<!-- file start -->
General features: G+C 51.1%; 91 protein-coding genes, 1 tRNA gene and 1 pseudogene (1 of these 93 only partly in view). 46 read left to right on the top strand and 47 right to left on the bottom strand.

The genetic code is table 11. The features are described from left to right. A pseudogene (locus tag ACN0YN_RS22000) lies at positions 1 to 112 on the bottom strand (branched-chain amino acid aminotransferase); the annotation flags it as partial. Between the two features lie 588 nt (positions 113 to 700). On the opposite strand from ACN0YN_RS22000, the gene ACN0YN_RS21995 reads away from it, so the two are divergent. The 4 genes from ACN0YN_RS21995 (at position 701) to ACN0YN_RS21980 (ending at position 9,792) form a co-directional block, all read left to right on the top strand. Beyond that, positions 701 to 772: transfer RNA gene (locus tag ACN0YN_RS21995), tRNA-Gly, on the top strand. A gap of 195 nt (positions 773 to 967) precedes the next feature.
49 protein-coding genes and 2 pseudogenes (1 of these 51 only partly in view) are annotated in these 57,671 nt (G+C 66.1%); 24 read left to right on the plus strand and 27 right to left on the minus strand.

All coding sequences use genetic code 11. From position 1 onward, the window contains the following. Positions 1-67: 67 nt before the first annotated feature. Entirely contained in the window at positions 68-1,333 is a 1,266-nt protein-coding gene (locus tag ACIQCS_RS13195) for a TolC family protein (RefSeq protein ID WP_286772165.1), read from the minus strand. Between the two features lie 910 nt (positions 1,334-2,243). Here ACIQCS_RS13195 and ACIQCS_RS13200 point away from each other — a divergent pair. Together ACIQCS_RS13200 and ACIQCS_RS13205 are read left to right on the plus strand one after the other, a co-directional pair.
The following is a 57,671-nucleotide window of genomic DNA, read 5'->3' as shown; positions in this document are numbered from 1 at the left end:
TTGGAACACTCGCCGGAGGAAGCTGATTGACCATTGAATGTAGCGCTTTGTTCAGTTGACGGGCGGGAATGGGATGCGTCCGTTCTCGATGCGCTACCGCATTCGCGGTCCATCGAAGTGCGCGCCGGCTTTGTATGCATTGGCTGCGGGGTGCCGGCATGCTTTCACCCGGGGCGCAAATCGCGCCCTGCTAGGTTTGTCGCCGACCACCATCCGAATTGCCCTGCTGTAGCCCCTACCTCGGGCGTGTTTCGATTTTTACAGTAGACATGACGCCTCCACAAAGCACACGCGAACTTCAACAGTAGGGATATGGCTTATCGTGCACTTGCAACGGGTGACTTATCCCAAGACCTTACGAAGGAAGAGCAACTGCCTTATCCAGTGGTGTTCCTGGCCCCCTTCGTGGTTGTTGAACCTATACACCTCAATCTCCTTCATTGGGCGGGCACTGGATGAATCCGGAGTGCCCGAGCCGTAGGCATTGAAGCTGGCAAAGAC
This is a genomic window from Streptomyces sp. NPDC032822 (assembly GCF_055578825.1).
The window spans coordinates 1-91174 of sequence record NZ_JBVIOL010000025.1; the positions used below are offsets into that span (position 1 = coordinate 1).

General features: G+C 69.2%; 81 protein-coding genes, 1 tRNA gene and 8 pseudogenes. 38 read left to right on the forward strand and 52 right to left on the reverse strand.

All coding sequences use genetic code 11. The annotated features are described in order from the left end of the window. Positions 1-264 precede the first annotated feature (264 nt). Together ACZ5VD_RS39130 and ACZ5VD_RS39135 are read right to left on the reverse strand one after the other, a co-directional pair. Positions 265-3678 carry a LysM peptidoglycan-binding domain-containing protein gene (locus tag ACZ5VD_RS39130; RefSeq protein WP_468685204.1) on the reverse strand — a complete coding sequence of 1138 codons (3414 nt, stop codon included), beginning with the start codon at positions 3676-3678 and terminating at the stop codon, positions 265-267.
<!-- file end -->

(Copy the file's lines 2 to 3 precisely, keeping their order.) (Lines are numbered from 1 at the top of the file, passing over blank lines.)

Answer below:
The genetic code is table 11. The features are described from left to right. A pseudogene (locus tag ACN0YN_RS22000) lies at positions 1 to 112 on the bottom strand (branched-chain amino acid aminotransferase); the annotation flags it as partial. Between the two features lie 588 nt (positions 113 to 700). On the opposite strand from ACN0YN_RS22000, the gene ACN0YN_RS21995 reads away from it, so the two are divergent. The 4 genes from ACN0YN_RS21995 (at position 701) to ACN0YN_RS21980 (ending at position 9,792) form a co-directional block, all read left to right on the top strand. Beyond that, positions 701 to 772: transfer RNA gene (locus tag ACN0YN_RS21995), tRNA-Gly, on the top strand. A gap of 195 nt (positions 773 to 967) precedes the next feature.
49 protein-coding genes and 2 pseudogenes (1 of these 51 only partly in view) are annotated in these 57,671 nt (G+C 66.1%); 24 read left to right on the plus strand and 27 right to left on the minus strand.